Charity will help tame our ‘Age of Ugliness’

Popular historians often append labels to past eras: The 18th Century, for example, is variously known as the Age of Reason and the Age of Revolution, while the early 19th Century was approvingly dubbed the Age of Elegance.

On such precedents, one might reasonably call the early 21st Century ‘the Age of Ugliness’—and by no means solely because of the ugly tenor of the current presidential election campaign. The coarse and abusive rhetoric on display is simply a symptom of a far more virulent disease.

Why should our language be restrained when restraints have been abandoned in countless other spheres of our existence?

Many people, for example, habitually venture out in public in the sort of clothing their ancestors would have reserved for the bedroom, the beach, the bath, or the debtors’ prison.

Manners are equally deplorable, both at table and in the way in which people treat each other. Good manners, however, are not simply an option—an affectation of more leisurely eras. Our ancestors regarded good manners as an essential. In fact, they rightly regarded them as the lubricant that enabled society to function without friction.

Today’s unmannerliness has not been without consequences. An absence of manners is responsible for a wide range of social ills—from the violence that stalks our city streets to the general absence of civil discourse both in public and private life.

Is schoolyard violence entirely astounding when many children do not know how to apologise gracefully for inadvertently giving offence?

Is the divorce rate really so astonishing in an age when the traditional small courtesies between the sexes are dismissed as ‘demeaning’ or even ‘harassment’?

Is corruption both in public and commercial life so surprising in an age of rampant narcissism and self-absorption—an age where so many people regard their fellow men either as competitors to be beaten or rubes to be exploited?

It is difficult to perceive the benefits that have accrued from our rejection of our ancestors’ standards of behaviour.

Some might argue society is more ‘open’, but that’s quite untrue. Far from being more open, society is becoming increasingly closed.

The devastating decline in manners, for instance, makes it difficult to mingle people of different political, religious, or social persuasions without the affair degenerating into some sort of Jihad.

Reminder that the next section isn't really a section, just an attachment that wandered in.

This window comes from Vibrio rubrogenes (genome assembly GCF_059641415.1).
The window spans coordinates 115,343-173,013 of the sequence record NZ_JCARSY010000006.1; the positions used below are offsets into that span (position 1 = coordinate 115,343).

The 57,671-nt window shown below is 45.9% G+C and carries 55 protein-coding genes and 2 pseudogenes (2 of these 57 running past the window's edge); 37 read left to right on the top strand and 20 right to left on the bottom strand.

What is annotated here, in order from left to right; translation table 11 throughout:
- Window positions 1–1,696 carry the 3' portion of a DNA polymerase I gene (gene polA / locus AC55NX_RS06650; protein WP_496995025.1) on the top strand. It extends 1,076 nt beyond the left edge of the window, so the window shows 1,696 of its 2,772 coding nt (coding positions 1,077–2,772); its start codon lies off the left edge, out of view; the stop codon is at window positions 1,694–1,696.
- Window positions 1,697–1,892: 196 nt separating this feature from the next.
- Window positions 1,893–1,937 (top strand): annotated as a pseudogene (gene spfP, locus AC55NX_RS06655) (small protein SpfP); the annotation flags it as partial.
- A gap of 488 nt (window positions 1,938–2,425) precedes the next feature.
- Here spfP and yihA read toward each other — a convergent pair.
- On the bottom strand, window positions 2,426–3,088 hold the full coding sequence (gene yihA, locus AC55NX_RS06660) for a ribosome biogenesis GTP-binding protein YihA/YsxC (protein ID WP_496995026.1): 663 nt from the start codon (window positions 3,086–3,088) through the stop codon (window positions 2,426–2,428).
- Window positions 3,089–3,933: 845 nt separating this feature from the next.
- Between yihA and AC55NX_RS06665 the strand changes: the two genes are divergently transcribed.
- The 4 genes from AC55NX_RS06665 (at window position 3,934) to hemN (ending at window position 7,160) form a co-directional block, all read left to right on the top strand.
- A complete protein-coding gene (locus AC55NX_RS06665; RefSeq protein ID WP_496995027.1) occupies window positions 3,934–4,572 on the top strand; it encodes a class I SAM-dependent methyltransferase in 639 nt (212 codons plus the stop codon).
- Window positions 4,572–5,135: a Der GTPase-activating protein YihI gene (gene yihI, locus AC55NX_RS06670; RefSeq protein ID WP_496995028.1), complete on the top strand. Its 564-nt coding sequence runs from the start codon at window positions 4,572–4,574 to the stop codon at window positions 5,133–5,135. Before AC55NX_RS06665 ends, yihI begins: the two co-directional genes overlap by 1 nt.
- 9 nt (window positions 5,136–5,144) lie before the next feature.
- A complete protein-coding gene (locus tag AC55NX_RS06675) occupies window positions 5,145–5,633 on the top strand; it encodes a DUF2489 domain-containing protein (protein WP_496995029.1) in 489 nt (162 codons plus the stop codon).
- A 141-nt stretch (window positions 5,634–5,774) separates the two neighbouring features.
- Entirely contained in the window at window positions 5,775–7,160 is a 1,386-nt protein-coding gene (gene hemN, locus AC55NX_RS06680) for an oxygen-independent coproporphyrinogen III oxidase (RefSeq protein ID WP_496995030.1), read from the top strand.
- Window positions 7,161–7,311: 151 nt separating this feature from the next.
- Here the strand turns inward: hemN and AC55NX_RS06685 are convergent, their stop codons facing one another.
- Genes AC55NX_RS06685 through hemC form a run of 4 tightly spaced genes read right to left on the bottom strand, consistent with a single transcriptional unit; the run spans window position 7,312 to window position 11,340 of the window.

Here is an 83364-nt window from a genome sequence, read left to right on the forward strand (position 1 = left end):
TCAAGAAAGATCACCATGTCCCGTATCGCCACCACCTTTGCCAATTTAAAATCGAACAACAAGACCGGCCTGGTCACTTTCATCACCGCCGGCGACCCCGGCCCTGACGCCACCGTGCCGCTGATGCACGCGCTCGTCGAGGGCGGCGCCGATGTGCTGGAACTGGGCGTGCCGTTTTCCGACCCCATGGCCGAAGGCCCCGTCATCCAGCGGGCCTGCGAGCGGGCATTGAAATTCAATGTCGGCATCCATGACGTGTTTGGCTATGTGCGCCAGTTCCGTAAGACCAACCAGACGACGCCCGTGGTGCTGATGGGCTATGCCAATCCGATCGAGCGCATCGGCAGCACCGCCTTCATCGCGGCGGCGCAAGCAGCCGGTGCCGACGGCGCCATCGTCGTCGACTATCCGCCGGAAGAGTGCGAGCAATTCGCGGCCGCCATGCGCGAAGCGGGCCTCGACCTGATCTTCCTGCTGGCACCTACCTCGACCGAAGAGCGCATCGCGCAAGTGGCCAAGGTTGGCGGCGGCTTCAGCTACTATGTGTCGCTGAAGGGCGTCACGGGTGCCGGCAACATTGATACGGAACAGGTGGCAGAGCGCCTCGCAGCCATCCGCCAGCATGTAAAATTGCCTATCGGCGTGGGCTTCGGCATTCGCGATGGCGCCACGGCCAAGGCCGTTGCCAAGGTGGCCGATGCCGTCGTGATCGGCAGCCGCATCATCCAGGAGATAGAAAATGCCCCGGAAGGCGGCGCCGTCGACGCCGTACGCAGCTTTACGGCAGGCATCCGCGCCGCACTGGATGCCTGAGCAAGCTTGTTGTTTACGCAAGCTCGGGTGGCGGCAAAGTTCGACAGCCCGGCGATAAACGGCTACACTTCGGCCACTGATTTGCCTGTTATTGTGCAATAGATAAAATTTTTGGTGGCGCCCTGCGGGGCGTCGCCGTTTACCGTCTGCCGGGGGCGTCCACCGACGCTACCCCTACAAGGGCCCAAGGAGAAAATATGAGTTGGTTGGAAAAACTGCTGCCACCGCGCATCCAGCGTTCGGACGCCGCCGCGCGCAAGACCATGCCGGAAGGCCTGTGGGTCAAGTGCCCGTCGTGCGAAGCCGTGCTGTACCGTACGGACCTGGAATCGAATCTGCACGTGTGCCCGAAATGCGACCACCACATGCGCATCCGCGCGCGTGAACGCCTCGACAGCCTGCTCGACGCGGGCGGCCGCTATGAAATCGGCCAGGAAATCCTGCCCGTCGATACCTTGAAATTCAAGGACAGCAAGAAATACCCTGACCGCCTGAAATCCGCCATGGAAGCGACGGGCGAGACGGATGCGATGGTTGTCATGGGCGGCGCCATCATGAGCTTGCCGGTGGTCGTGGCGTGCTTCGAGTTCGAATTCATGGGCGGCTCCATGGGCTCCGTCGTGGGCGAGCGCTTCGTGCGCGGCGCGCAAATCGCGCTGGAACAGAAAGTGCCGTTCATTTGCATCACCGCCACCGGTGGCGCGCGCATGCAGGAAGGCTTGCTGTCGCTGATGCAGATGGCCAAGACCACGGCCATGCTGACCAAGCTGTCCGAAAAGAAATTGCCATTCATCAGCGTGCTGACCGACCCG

By contrast, our grandparents and parents rubbed shoulders comfortably with a much broader social spectrum—and their lives were infinitely the richer because of it.

They were able to do so because they instinctively understood something we have forgotten: It is that some subjects are quite inappropriate for dinner table discussion—and politics, religion, and sexual proclivities top the list of taboos.

To enjoy somebody’s company, it is not necessary to flip the same voting lever, sit in the same pew, or share the same tastes. Indeed, socialisation solely with those with whom one sees eye-to-eye on all things makes for intolerable boredom.

dinner partyWhen Charlotte and I were young—admittedly more years ago than either of us would care to remember—it was unthinkable to throw a ‘monochrome’ dinner party—a gathering at which everyone shared the same religious, political, and social opinions. Folks would simply have found it too darned tedious.

Instead, we cheerfully mixed atheists and agnostics alongside Buddhists, Hindus, and Christians, and paired protestants and catholics, and all in a great mélange with conservatives, socialists, communists, and anarcho-syndicalists. And what a marvellously enjoyable, not to say stimulating, time we had.

But in order to get to know others well enough to enjoy their company, it is important to avoid immediate sources of dissension.

This doesn’t mean that discussion of politics, religion, and even sexual mores were utterly forbidden, but it did mean that conversationalists had to treat each other with kindness and respect.

Good manners, you see, require us to accept that folks who disagree with us are neither necessarily knaves or idiots.

Good manners do not require us to tolerate truly evil ideas and genuinely bad behaviour, but they do require a sense of discretion and the exercise of that most Christian of virtues: Charity.

‘Charity begins at home,’ you might say? And how right you are! If we were to take a more charitable view of the shortcomings of those around us, maybe they would be encouraged to be more charitable towards other people.

And who knows where that might lead? The idea may even catch on with our politicians. GPH✠

1 comment to Charity will help tame our ‘Age of Ugliness’

  • The Reverend Peter Hawkins

    Manners vary greatly, and it is important not to assume that those one is accustomed to, are those of the new society in which one lives. I have learnt how to live as a middle class and then upper class Englishman, as a Bengali Bodri lok, and now as a Frenchman. I make no judgement about which is better, but have always enjoyed the most exotic most.